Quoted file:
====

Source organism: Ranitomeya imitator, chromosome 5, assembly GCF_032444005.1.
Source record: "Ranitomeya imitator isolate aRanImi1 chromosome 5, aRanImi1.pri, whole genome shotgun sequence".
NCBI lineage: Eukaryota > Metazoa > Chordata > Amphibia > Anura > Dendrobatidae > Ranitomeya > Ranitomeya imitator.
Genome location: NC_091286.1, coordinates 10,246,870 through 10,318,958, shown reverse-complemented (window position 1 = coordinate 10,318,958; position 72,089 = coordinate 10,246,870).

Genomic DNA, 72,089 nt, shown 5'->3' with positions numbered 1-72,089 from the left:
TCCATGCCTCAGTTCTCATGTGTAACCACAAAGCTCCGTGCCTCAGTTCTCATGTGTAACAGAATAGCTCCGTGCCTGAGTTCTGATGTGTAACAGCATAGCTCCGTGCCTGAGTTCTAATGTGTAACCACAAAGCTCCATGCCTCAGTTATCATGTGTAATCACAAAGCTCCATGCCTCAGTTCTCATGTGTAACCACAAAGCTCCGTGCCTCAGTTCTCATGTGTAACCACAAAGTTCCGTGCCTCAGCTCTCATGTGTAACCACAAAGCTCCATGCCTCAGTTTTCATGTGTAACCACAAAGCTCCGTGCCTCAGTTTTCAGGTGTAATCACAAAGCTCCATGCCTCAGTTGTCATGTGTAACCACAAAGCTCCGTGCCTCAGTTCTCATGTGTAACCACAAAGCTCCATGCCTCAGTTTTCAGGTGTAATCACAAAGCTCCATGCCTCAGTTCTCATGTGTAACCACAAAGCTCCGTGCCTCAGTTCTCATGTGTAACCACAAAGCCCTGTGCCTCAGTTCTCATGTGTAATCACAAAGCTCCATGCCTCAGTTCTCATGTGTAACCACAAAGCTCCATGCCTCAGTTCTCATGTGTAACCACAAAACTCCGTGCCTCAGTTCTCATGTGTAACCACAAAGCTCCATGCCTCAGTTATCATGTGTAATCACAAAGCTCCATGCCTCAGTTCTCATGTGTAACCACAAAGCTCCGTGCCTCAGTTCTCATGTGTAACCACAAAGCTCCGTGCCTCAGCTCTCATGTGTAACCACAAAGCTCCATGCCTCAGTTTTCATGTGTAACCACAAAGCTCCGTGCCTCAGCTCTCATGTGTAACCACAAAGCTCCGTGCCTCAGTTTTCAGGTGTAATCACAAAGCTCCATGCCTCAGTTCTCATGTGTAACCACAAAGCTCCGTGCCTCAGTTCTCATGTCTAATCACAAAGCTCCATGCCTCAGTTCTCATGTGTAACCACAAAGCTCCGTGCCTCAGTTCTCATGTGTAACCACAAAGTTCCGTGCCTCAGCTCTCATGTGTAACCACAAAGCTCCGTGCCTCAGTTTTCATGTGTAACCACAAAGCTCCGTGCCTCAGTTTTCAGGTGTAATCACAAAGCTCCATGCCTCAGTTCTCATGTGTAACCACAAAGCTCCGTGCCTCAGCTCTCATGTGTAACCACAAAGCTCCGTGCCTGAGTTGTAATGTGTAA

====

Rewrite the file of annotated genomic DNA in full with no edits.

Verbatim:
Source organism: Ranitomeya imitator, chromosome 5, assembly GCF_032444005.1.
Source record: "Ranitomeya imitator isolate aRanImi1 chromosome 5, aRanImi1.pri, whole genome shotgun sequence".
NCBI lineage: Eukaryota > Metazoa > Chordata > Amphibia > Anura > Dendrobatidae > Ranitomeya > Ranitomeya imitator.
Genome location: NC_091286.1, coordinates 10,246,870 through 10,318,958, shown reverse-complemented (window position 1 = coordinate 10,318,958; position 72,089 = coordinate 10,246,870).

Genomic DNA, 72,089 nt, shown 5'->3' with positions numbered 1-72,089 from the left:
TCCATGCCTCAGTTCTCATGTGTAACCACAAAGCTCCGTGCCTCAGTTCTCATGTGTAACAGAATAGCTCCGTGCCTGAGTTCTGATGTGTAACAGCATAGCTCCGTGCCTGAGTTCTAATGTGTAACCACAAAGCTCCATGCCTCAGTTATCATGTGTAATCACAAAGCTCCATGCCTCAGTTCTCATGTGTAACCACAAAGCTCCGTGCCTCAGTTCTCATGTGTAACCACAAAGTTCCGTGCCTCAGCTCTCATGTGTAACCACAAAGCTCCATGCCTCAGTTTTCATGTGTAACCACAAAGCTCCGTGCCTCAGTTTTCAGGTGTAATCACAAAGCTCCATGCCTCAGTTGTCATGTGTAACCACAAAGCTCCGTGCCTCAGTTCTCATGTGTAACCACAAAGCTCCATGCCTCAGTTTTCAGGTGTAATCACAAAGCTCCATGCCTCAGTTCTCATGTGTAACCACAAAGCTCCGTGCCTCAGTTCTCATGTGTAACCACAAAGCCCTGTGCCTCAGTTCTCATGTGTAATCACAAAGCTCCATGCCTCAGTTCTCATGTGTAACCACAAAGCTCCATGCCTCAGTTCTCATGTGTAACCACAAAACTCCGTGCCTCAGTTCTCATGTGTAACCACAAAGCTCCATGCCTCAGTTATCATGTGTAATCACAAAGCTCCATGCCTCAGTTCTCATGTGTAACCACAAAGCTCCGTGCCTCAGTTCTCATGTGTAACCACAAAGCTCCGTGCCTCAGCTCTCATGTGTAACCACAAAGCTCCATGCCTCAGTTTTCATGTGTAACCACAAAGCTCCGTGCCTCAGCTCTCATGTGTAACCACAAAGCTCCGTGCCTCAGTTTTCAGGTGTAATCACAAAGCTCCATGCCTCAGTTCTCATGTGTAACCACAAAGCTCCGTGCCTCAGTTCTCATGTCTAATCACAAAGCTCCATGCCTCAGTTCTCATGTGTAACCACAAAGCTCCGTGCCTCAGTTCTCATGTGTAACCACAAAGTTCCGTGCCTCAGCTCTCATGTGTAACCACAAAGCTCCGTGCCTCAGTTTTCATGTGTAACCACAAAGCTCCGTGCCTCAGTTTTCAGGTGTAATCACAAAGCTCCATGCCTCAGTTCTCATGTGTAACCACAAAGCTCCGTGCCTCAGCTCTCATGTGTAACCACAAAGCTCCGTGCCTGAGTTGTAATGTGTAA